“Guarded. The bulls have won two cups in the grand final tournament in past year.”
Nine in the morning. A pair of big tan bulls, coats sleek and smooth, eye-whites flashing in spasms of fear and excitement. Nostrils snort and tug at nose-ropes and the dry ground soaks up a stream of creamy saliva. A shoulder heaves and a cloven hoof paws the white line. Ten strong man, sinews popping, thrust back against 600 kilos of taut, anxious flesh. A burning sun glints an a sequined head-dress, lights up the pale green shafts of the trailing sled and the crimson satin of the rider’s hunched, half crucified figure, spread-eagled between the ripping tonne of stud stock. The red flag falls. Whips crack.
In roughly 10 seconds two pair of bulls, their sleds and riders bucketing and swaying, cover 130 metres and drive a foaming wedge of muscled fury into the crowd bunched behind the finishing line. Somehow nobody is killed. Miraculously nobody is injured.
It is karapan sapi, a unique bull racing sport from Madura’s island.
Karapan Sapi, is Madura’s annual traditional event, it is such a bull racing tournament. It is usually held at week end within August to September, or ideally before or after the fasting month. The chapionship is starts from the district level to the regency level and moving forward to the level Residence. Last, the final will be held on September or October in the city of Pamekasan to compete for President Cup.
The karapan sapi was introduced in the 13th century by Pengeran Katandur, known and revered as Sayyid Ahmad Baidawi, a grandson of Sunan Kudus from Sapudi Island, Sumenep, Madura.
Apart from generating additional income from tourists visiting Madura, the karapan sapi has also brought positive benefits for local small businesses, including egg sellers who earn millions of rupiah from selling eggs used as a dietary supplement for the bulls.
Besides the egg business, lodgings, hotels and restaurants in Pamekasan, where the karapan sapi is usually organized, also see full occupancy.
Seven in the morning. The bull parade before the throng as courtiers before the King, a jangle with colours and finery, accompanied by Madura’s traditional instrument named Saronen; hawkers set up their stands; the crowd surges in a mass of purple and yellow, pink and green, blue and orange; seller of Madura style hat slice their wares into shapes-to-order.
Eight in the morning. The bulls, stripped of their parade regalia, wait calmly behind the scene with their handlers and supporters. When their moment comes they will tense like steel springs. Now they placidly blink their big, bovine eyes and look pretty in their sparkling headbands. Soon, the tornado.
This year, the final bull racing tournament held in Sampang after The East Java provincial administration has temporarily banned karapan sapi bull racing, following calls from local clerics opposed to cruelty to animals.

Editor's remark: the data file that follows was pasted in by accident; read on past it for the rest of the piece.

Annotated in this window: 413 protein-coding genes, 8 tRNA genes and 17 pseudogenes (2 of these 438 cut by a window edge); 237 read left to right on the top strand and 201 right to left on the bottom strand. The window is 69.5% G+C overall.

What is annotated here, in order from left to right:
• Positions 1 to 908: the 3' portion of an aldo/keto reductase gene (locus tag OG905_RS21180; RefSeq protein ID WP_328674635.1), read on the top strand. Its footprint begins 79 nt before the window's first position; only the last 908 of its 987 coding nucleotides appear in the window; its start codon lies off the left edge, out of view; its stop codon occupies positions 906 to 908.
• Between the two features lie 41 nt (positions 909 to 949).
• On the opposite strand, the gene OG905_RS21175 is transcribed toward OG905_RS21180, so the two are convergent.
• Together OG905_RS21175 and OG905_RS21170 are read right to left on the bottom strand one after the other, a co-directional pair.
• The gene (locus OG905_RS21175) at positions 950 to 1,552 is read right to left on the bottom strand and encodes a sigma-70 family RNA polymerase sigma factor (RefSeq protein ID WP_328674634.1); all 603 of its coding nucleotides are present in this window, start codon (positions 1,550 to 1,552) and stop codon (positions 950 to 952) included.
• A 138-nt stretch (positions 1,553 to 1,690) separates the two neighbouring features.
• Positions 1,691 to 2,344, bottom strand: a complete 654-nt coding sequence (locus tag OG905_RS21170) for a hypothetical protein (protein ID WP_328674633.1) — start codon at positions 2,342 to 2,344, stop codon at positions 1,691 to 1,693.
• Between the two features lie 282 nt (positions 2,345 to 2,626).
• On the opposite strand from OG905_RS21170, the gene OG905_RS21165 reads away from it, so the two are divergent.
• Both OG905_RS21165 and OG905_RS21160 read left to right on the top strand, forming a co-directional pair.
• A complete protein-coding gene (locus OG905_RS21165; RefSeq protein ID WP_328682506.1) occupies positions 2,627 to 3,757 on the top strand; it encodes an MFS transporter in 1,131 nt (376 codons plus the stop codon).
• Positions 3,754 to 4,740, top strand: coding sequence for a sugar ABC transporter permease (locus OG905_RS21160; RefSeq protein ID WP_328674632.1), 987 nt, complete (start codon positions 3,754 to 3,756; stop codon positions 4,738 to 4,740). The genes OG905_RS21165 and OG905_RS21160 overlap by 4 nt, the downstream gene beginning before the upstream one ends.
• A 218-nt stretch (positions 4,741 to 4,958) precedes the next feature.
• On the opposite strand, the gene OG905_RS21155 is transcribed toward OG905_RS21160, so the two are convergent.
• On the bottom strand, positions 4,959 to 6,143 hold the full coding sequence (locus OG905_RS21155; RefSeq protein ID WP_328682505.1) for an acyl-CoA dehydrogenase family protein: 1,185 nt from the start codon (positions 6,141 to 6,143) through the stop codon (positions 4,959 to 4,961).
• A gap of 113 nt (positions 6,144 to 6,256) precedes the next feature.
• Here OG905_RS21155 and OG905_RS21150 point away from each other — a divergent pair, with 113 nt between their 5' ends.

Karapan Sapi is such a prestigious event for Madurese people, for the bull’s owner will feel socially uplifted when their bulls can be a champion. This event is becomes an outstanding-event-party for Madurese, it needs more energy, more beneficial times and, of course, more money to spend. Regarding this event, the bull is becomes an investment out of gold and money. Thus, the owner will more concern to make their bull winning in this race.
In order to make the bulls run faster around the arena provided by race organizers, the animal handlers smear hot balm on the animals’ anus and eyes and beat them with a spiked stick injuring the bulls’ hide.
Madurese cleric Munif Sayuti said the karapan sapi, including the torture, deviated from Islamic teachings and law. “In several hadith, Prophet Muhammad told his companions about a woman who went to hell for placing a cat in a cage and not feeding it,” he said.
Munif said clerics had actually urged people not to engage in cruelty against animals in the karapan sapi over the past several years. The Indonesian Ulema Council (MUI) has banned animal cruelty during karapan sapi races. Animal welfare activists have also urged the government to ban cruelty in karapan sapi races.
Indonesia is a member of the World Animal Health Organization (WAHO), an international animal health institute which has established basic principles for animal welfare. It is claimed that the karapan sapi violates WAHO principles, in which animals must be free from pain and injury.
A race bull owner from Sampang, Madura, Sahid, however, rejected the association of the karapan sapi with cruelty because, he said, before a race the bulls were provided with extra care which could cost more than Rp 180 million (US$18,793) every six months.
As well as traditional jamu herbal concoctions, the bulls are also given eggs and high-quality grass to make them strong and healthy.
“If a bull is injured during a race, we will take care of it and the wounds will heal in five days. I also don’t want to hurt the bulls, but without hot balm and spiked whips, it would be hard for the bulls to run more than 100 meters,” he said. Sahid added the ban on the karapan sapi had also caused egg sellers, grass suppliers and hotels owners in Madura to lose income.